“Re-using Towels and Save the Earth”?

I think it’s fair to say i’m not the only traveller to get annoyed by these little signs placed in hotel bathrooms.  We diligently hang our towels up again, as directed by the little “let’s save the planet” sign only to return later in the day to find they’ve been taken for washing and replaced with fresh ones.

Whilst recognition of the need for the travel industry to become more sustainable overall has started gaining traction is recent years, there still seems to be a stunning lack of clarity around what that actually means, let alone what we can actually do about it.

So with that in mind, here are ten easy tips we can look to incorporate when planning our travel to try and ensure that our impact is as positive as possible.

How to get there & around.

Let’s start with the big one.

Carbon Emissions from transportation make up 80% of the emissions generated by the whole travel & tourism industry, with  – no surprise – flights being the worst offender.  There are alternatives to planes.  Is it possible to do your trip by train? By boat (without taking weeks)? If a long flight is needed consider offsetting your carbon emissions (many airlines offer programs) and also do your research into fuel efficiency when weighing up carriers.  Once you’ve reached the country you’re travelling to can you use trains and public transport as opposed to private taxis to increase fuel efficiency?

Pack Light.

Less weight, less fuel consumption by planes. Less stuff.  Less lugging heavy bags around makes for a happier trip!  A few kilos less in our bags is unlikely to cost us much enjoyment of our trip, but every passenger on a Boeing 747 took 2 kilos less, that’s 700 kilos-worth of fuel saved on one flight.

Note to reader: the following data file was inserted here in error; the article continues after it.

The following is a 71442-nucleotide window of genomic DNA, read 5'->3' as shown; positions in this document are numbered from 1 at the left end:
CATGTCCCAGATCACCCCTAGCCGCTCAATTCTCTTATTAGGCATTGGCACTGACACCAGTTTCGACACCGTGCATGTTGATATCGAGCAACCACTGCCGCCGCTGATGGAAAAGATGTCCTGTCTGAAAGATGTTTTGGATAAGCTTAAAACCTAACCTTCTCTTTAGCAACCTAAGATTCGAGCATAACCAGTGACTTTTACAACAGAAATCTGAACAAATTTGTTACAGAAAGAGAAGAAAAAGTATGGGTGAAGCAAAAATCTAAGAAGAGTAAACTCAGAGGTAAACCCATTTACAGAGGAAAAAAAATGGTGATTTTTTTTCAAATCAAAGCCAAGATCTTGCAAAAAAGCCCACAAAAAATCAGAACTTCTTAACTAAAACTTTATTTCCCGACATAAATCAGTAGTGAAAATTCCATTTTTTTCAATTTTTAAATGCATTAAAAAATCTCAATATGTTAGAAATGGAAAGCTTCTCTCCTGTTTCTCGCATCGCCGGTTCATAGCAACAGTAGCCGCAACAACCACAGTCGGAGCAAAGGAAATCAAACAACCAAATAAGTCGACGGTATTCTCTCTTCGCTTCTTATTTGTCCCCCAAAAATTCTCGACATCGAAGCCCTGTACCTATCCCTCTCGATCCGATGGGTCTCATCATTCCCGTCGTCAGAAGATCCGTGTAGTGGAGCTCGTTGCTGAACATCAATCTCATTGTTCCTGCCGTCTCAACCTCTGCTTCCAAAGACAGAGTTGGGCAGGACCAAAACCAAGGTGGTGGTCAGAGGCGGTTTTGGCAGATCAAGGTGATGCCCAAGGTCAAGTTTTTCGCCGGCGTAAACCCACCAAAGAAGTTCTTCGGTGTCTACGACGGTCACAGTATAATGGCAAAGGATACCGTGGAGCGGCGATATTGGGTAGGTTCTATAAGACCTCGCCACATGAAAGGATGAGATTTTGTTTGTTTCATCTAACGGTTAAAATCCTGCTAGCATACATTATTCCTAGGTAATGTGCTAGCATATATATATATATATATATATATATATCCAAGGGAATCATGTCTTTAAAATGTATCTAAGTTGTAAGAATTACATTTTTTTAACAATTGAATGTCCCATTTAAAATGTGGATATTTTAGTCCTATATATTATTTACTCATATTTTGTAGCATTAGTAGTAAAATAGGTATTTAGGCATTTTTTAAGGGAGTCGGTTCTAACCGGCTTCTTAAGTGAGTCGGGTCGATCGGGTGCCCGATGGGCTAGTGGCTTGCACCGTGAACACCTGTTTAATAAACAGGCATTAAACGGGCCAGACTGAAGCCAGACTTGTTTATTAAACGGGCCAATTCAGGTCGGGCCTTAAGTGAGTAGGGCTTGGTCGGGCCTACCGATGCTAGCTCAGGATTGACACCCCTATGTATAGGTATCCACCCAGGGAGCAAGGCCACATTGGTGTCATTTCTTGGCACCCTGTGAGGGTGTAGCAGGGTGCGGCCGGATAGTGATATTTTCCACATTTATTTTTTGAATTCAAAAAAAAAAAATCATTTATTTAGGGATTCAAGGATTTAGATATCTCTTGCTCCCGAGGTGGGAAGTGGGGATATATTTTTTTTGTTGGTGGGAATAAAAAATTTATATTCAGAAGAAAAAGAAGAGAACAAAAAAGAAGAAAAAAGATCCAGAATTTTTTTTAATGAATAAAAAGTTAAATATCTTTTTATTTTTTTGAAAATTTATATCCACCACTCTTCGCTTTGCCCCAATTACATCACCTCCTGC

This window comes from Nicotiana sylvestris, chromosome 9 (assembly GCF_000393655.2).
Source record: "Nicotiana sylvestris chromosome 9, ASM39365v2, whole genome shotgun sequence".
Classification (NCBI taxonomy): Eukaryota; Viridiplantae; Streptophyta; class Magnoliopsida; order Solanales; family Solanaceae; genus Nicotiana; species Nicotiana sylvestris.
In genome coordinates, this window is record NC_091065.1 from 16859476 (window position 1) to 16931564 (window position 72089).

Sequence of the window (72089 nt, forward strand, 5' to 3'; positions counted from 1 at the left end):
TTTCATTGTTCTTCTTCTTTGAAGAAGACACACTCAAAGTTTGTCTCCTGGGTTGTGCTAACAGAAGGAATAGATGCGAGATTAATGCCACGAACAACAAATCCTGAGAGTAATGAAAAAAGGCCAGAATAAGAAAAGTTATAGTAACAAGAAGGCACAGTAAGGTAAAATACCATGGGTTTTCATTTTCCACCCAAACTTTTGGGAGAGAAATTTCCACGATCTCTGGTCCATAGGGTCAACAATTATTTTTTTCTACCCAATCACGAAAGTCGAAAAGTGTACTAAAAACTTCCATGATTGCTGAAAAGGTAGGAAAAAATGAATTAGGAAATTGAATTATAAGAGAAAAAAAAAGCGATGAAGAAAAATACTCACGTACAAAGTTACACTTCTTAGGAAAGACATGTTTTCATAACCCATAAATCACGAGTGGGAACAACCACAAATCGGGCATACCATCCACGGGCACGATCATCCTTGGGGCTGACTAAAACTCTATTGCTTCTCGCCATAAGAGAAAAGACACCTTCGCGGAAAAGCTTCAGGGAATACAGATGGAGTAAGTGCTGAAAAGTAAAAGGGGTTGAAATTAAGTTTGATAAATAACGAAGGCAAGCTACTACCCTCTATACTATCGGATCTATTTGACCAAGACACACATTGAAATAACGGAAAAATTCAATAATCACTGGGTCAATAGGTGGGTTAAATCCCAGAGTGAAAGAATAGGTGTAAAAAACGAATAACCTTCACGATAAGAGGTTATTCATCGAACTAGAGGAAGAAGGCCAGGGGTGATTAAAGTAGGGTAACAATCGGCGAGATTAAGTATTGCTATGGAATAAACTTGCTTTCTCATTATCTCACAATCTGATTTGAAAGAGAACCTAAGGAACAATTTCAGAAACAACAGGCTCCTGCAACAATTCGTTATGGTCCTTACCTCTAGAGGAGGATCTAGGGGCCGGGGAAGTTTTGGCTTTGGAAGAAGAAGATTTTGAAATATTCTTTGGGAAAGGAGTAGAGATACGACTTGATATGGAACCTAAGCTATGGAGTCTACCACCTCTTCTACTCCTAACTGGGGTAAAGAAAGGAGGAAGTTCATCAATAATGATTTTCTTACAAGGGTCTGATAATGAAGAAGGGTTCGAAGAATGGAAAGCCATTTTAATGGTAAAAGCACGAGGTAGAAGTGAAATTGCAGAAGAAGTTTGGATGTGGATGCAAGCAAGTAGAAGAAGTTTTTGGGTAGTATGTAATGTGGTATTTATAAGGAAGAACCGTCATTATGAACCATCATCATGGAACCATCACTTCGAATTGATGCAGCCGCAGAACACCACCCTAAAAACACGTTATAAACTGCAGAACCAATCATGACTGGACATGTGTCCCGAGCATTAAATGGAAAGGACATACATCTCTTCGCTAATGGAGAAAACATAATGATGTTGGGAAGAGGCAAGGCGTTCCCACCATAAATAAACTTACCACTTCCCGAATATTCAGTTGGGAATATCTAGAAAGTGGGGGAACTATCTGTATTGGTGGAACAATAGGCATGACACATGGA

Dress in a Culturally Sensitive Way.

Speaking of packing.  It always pays to research on what is (or isn’t) appropriate to wear on your travels – to suit the weather and culture of your destination, particularly for female travellers.  In more conservative parts of the world – particularly outside big cities –  it is respectful to cover shoulders and knees.  If in doubt, we can always look at how locals are dressed and try to blend in where possible.

People appreciate the sensitivity and respect for their culture and it results in much less hassle or unwanted attention. Let’s take a second to think about the message that our clothes might be sending to others.

Get a Reusable Water Bottle.

I bought an aluminium water bottle for my current trip, and 2 months later (despite managing to leave it in various places) it is still with me and doing me proud.  I’ve been positively surprised by how many guesthouses and restaurants are happy to refill it for free from their large drinking water stocks or their built in filtration systems.  The result? Money saved with free safe drinking water, and fewer plastic bottles used.

Although estimations of the amount of water needed to make a bottle of water vary, one thing we can be sure of: It takes more than a liter of water to make a 1 liter bottle of water.

In 2 months, i can count on 2 hands the number of times i’ve had to buy bottled water.  If everyone started doing this on their travels, just imagine the impact we could have on reducing consumption of plastic bottled water.

No. More. Plastic.

I used to always put lots of plastic bags in my backpack.  For toiletries, for dirty laundry, for all sorts of things.  But when you start to see the piles and piles of plastic waste in some parts of the world (particularly here in Asia) the reality starts to set in.

Plastic can never be destroyed.

Travel companies are getting wise to this; Intrepid Travel for instance provide their travellers with reusable, cotton shopping bags.  What can seem like the impossible (giving up plastic) can start with small steps, like thinking before we take those plastic bags.

These are mostly small things that we can all take into consideration whilst travelling.  They are small changes, but collectively, if we all do them, they would make a load of difference.  After all:

too small to make a difference